Why do reality television’s most popular stars so uncannily resemble the heroines of the 19th-century writer’s work?
The fifth episode of the new season features American soldiers fighting mysterious mutants.
The third episode of the new season is one of the most disturbing of the series.
Starring Bryce Dallas Howard, the episode is set in a world where everyone is ranked out of five.
This adaptation of a hit 2015 thriller veers right off track.
A new Netflix documentary unpacks how a 20-year-old college student from Seattle got painted as a twisted, sexually deviant murderer.
The movie dramatizes the 2000 libel case brought by a British holocaust denier against an American academic.
The six-part Amazon series about a dysfunctional, lovable British heroine is painfully funny and painful all at once.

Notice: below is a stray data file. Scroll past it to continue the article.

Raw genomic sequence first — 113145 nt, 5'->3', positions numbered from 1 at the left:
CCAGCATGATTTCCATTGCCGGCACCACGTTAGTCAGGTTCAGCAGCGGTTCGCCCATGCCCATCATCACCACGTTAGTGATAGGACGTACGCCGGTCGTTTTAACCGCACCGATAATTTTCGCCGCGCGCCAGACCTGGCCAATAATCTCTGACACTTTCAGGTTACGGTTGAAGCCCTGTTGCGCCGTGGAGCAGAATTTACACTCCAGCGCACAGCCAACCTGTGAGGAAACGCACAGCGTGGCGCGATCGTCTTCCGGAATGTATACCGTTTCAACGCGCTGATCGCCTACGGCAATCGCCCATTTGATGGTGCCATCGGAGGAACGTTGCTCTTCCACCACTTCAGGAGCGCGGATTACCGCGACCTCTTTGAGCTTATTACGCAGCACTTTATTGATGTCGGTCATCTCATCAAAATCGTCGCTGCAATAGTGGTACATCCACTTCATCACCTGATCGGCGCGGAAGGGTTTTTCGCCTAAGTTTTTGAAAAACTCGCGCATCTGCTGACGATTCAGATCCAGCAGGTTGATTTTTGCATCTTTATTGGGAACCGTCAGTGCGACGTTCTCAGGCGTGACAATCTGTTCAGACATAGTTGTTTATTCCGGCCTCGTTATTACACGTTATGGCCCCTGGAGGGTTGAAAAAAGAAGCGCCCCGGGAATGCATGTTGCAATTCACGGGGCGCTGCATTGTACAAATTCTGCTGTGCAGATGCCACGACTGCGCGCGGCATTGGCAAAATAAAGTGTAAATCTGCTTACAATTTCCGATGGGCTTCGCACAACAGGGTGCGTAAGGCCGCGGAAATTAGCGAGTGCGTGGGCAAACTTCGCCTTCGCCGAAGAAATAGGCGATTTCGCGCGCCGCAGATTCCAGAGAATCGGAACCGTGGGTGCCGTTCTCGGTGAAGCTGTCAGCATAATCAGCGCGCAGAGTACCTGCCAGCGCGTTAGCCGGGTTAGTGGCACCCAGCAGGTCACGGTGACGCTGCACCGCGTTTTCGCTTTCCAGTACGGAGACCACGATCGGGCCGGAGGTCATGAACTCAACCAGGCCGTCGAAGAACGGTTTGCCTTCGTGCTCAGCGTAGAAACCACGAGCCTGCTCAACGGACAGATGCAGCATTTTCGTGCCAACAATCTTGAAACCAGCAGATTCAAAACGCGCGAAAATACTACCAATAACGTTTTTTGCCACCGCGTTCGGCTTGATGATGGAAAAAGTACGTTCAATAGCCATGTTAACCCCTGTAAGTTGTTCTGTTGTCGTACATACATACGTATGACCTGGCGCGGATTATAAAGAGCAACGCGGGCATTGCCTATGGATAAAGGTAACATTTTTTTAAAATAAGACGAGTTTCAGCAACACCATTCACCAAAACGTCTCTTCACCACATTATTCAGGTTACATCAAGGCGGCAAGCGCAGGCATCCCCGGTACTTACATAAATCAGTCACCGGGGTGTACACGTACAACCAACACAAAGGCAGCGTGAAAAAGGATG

The third film about the British everywoman is sharp, well-written, and extremely funny.
Why is the most popular U.K. television show in decades falling apart?
Cultural institutions learn to love selfies, tailor-made apps, and social media.
Alexander Weinstein’s collection of short stories, Children of the New World, presents a bleak, brilliant view of humanity fully in technology’s thrall.
The Netflix documentary series Chef’s Table: France explores the impulse to create culinary works of genius.
At the 2016 Rio Olympics, the antics outside the pool have rivaled the events themselves.
The newly published script of Jack Thorne’s play is a compelling read but an uncomfortable fit within J.K. Rowling’s series.
Over its two-decade history, the British comedy has made an absurd comic spectacle out of the inevitability of women aging.
A tentpole action movie starring women is remarkably forward-thinking given that so many films still fail the Bechdel test.
New music from both singers dropped unexpectedly on Thursday night.
USA’s acclaimed series about a mentally ill hacker indicts everyone in season two—including its audience.
The latest feature from the makers of Despicable Me imagines the zany hijinks animals get up to when their humans go out.
The Showtime documentary about Adam Goldstein argues that its subject’s musical brilliance was separate from his self-destructive tendencies.